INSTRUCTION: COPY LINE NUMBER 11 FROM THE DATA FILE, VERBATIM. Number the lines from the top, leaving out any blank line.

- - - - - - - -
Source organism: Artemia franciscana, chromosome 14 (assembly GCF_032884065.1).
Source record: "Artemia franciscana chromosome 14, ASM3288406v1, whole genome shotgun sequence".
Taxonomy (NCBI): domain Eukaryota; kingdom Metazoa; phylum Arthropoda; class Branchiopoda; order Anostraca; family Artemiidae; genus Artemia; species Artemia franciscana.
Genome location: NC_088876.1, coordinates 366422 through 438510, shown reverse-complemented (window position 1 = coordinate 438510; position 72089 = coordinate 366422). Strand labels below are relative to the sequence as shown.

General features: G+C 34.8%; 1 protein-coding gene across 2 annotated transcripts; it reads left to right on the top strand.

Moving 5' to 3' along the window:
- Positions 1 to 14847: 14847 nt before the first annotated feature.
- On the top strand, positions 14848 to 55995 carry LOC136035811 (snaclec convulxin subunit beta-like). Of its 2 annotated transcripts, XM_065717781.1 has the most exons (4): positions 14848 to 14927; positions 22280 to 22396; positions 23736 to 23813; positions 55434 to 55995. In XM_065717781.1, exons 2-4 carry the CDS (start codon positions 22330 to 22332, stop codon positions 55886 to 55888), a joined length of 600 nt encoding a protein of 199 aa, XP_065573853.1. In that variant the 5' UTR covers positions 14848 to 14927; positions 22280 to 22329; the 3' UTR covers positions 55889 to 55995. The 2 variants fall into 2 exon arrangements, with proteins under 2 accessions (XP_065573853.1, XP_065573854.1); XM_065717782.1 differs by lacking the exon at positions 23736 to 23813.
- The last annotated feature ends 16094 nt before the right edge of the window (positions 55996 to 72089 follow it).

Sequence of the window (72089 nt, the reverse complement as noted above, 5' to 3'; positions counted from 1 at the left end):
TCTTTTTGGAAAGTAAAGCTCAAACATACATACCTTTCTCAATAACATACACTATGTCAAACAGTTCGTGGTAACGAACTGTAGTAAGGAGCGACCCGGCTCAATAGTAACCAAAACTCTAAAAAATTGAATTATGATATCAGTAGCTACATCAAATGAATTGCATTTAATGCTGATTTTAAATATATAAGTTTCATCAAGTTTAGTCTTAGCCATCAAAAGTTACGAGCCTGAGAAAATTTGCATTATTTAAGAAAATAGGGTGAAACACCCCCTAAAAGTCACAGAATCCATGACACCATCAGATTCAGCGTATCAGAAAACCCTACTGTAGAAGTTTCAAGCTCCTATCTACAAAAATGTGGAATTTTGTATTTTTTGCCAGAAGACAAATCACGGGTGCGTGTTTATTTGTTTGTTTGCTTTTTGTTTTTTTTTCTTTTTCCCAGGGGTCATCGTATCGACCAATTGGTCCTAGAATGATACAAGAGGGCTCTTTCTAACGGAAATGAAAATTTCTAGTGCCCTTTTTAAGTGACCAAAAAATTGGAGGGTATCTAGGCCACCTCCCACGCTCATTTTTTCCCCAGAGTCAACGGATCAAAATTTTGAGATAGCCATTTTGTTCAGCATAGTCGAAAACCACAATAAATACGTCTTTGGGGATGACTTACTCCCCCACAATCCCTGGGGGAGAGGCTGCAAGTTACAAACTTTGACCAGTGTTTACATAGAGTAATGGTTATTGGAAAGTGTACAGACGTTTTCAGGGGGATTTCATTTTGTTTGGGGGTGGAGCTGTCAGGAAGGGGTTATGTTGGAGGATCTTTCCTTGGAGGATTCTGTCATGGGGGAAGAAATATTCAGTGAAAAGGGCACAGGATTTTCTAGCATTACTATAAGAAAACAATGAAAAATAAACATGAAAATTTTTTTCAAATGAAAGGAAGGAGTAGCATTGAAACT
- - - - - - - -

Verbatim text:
TCTTTTTGGAAAGTAAAGCTCAAACATACATACCTTTCTCAATAACATACACTATGTCAAACAGTTCGTGGTAACGAACTGTAGTAAGGAGCGACCCGGCTCAATAGTAACCAAAACTCTAAAAAATTGAATTATGATATCAGTAGCTACATCAAATGAATTGCATTTAATGCTGATTTTAAATATATAAGTTTCATCAAGTTTAGTCTTAGCCATCAAAAGTTACGAGCCTGAGAAAATTTGCATTATTTAAGAAAATAGGGTGAAACACCCCCTAAAAGTCACAGAATCCATGACACCATCAGATTCAGCGTATCAGAAAACCCTACTGTAGAAGTTTCAAGCTCCTATCTACAAAAATGTGGAATTTTGTATTTTTTGCCAGAAGACAAATCACGGGTGCGTGTTTATTTGTTTGTTTGCTTTTTGTTTTTTTTTCTTTTTCCCAGGGGTCATCGTATCGACCAATTGGTCCTAGAATGATACAAGAGGGCTCTTTCTAACGGAAATGAAAATTTCTAGTGCCCTTTTTAAGTGACCAAAAAATTGGAGGGTATCTAGGCCACCTCCCACGCTCATTTTTTCCCCAGAGTCAACGGATCAAAATTTTGAGATAGCCATTTTGTTCAGCATAGTCGAAAACCACAATAAATACGTCTTTGGGGATGACTTACTCCCCCACAATCCCTGGGGGAGAGGCTGCAAGTTACAAACTTTGACCAGTGTTTACATAGAGTAATGGTTATTGGAAAGTGTACAGACGTTTTCAGGGGGATTTCATTTTGTTTGGGGGTGGAGCTGTCAGGAAGGGGTTATGTTGGAGGATCTTTCCTTGGAGGATTCTGTCATGGGGGAAGAAATATTCAGTGAAAAGGGCACAGGATTTTCTAGCATTACTATAAGAAAACAATGAAAAATAAACATGAAAATTTTTTTCAAATGAAAGGAAGGAGTAGCATTGAAACT